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POLITICO New York Health Care, presented by PhRMA: Medical marijuana problems; Legionella at Syracuse hospital

Dear readers: POLITICO New York Pro subscribers receive this email at 5:30 a.m. each weekday. If you'd like to receive it at that time, along with a customized real-time news feed of New York health care policy news throughout the day, please contact us at lenglander@politico.com and we'll set you up for trial access.

written by Dan Goldberg

WILL THE MEDICAL MARIJUANA PROGRAM BE READY BY JANUARY? — With roughly three months until the state’s medical marijuana program is supposed to be fully operational, several companies awarded a license to grow and distribute the drug aren’t sure where they will locate some of their dispensaries, calling into question whether the program will be up and running by January, as Governor Andrew Cuomo promised. Five of the 20 dispensary locations, which the state sanctioned, have not been finalized yet by the local governing body, meaning that patients in large areas of the state could be left without access to the drug. While all five licensees may settle their dispensary locations by January, the uncertainty with just nine weeks until the new year feeds the worst fears of medical marijuana advocates, who never believed Cuomo understood their urgency. Read our story here: http://politi.co/1MdSupW

COLUMBIA CARE SETTLES WITH RIVERHEAD — Columbia Care, one of the five companies the state has licensed to grow and distribute medical marijuana, has found a new site for its Long Island dispensary. The company will now have a dispensary at 1333 E. Main St. in Riverhead, about two miles east of Peconic Bay Medical Center, CEO Nicholas Vita said Friday. The company had originally proposed a dispensary a couple miles down the road, also in Riverhead. But that site, an old Blockbuster video store, sparked local concern because of its proximity to the high school, and the town board considered a moratorium on medical marijuana dispensaries. That is now off the table, Vita said, thanks to the new location, a medical office owned by a local oncologist, who also specializes in palliative care. Vita said he expects to have his program up and running by January, in line with state expectations. http://politi.co/1MdSBlq

HEAVEN FORBID — The Pope’s visit hurt the finances of Cooper University Health Care, according to its latest financial report. Cooper lost out on $4.5 million in projected outpatient revenue for the month of September, POLITICO New Jersey’s Katie Jennings reports. “The main story around patient service revenue is the significant fall off in volume leading up to the Pope Visit weekend,” the financial report said. http://politi.co/1MdT338

SHARE ME: Like this newsletter? Please tell a friend to sign up. Give them this link: http://politi.co/1gMLiJV

AND MAKE SURE YOU FOLLOW Josefa and me on Twitter @J__Velasquez & @DanCGoldberg. And for all New Jersey health news, check out @katiedjennings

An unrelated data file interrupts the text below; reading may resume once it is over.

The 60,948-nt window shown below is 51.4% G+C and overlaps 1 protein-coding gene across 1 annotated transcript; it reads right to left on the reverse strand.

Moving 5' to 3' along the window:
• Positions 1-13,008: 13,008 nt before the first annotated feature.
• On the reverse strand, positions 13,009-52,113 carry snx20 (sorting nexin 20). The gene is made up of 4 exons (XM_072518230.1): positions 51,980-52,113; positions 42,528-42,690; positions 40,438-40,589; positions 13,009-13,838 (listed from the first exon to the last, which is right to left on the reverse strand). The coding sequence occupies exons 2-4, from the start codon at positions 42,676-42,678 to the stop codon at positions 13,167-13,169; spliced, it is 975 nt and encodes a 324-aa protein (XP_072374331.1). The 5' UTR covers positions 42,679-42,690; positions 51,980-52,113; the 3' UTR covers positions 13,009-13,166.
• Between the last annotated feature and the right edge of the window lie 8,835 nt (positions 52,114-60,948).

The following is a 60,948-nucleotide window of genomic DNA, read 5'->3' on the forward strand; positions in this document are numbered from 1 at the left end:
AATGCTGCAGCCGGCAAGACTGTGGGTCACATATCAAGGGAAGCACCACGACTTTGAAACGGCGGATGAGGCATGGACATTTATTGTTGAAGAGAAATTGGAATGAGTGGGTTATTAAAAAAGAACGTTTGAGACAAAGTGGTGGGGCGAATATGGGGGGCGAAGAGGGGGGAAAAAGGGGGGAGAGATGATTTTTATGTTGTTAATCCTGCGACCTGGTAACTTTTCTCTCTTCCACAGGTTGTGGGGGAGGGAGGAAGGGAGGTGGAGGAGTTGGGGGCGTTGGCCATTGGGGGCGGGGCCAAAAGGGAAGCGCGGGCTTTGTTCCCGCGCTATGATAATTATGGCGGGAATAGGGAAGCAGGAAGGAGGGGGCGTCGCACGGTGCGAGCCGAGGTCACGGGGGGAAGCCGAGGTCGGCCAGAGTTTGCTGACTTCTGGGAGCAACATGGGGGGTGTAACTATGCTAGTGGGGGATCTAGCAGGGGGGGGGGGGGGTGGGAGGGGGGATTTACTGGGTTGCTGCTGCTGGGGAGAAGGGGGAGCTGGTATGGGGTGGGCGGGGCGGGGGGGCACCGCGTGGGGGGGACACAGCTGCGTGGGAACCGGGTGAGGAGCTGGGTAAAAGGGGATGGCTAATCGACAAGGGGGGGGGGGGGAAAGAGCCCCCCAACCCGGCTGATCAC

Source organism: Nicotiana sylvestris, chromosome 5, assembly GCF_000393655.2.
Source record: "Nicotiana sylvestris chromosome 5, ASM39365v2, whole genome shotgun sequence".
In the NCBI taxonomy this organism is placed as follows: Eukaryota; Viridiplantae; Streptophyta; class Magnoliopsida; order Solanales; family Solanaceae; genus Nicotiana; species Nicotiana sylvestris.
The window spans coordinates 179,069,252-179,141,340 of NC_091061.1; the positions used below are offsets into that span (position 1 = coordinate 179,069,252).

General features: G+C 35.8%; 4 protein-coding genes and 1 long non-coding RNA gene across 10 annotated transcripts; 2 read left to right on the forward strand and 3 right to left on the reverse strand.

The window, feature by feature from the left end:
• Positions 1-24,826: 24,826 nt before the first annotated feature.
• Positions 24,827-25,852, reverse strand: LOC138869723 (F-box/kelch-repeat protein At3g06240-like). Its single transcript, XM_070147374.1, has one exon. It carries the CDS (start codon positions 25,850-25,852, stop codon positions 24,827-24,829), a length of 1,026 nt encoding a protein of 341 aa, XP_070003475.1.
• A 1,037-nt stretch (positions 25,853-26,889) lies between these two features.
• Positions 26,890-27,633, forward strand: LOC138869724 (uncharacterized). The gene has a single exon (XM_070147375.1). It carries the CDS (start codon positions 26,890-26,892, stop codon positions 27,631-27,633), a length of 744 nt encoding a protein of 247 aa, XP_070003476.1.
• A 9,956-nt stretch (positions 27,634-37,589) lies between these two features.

LEGIONELLA IN THE HOSPITAL — Gov. Andrew Cuomo is deploying staff from the state Department of Health to St. Joseph’s Hospital Health Center in Syracuse after preliminary testing found traces of Legionella bacteria in the building’s water system. On Saturday morning, hospital officials said they had received preliminary test results indicating some of the hospital's water supply may contain the Legionella bacteria. As a precaution, the hospital halted the use of tap water for hand washing. http://politi.co/1MdS9nf [PRO]

NOW WE KNOW — Biologists at the University of Utah are using the arms of dead people to punch and slap dumbbells. Why? To see if our hands evolved so that men could fistfight each other for women. These researchers started with nine cadaver arms but ended up using only eight because one was too arthritic. They purchased the cadaver arms from the university's body donor program and from a private supply company. "We tested the hypothesis that a clenched fist protects the metacarpal [palm or hand] bones from injury [and fracture] by reducing the level of strain during striking," the study says. The research was funded by the National Science Foundation. And here’s an image to take with you: The cadaver hands were placed in those positions with fishing line tied to tendons of forearm muscles. Guitar-tuner knobs controlled tension on the fishing lines to adjust the hands. "Each one of these hands took about a week of work,” professor David Carrier, senior author of the study published in the Journal of Experimental Biology, said in a press release accompanying the article. http://bit.ly/1kDmjdB

WE'D LOVE TO HEAR FROM YOU: This roundup is for you, so please tell us how we can make it even better. Send tips, news, ideas, calendar items, releases, promotions, job postings, birthdays, congratulations, criticisms and corrections to dgoldberg@politico.com.

** A message from PhRMA: In 2013 alone, the biopharmaceutical industry invested more than $553 million dollars in clinical trials in New York. Learn more about the economic impact of clinical trials in our communities at http://bit.ly/1O64IWa **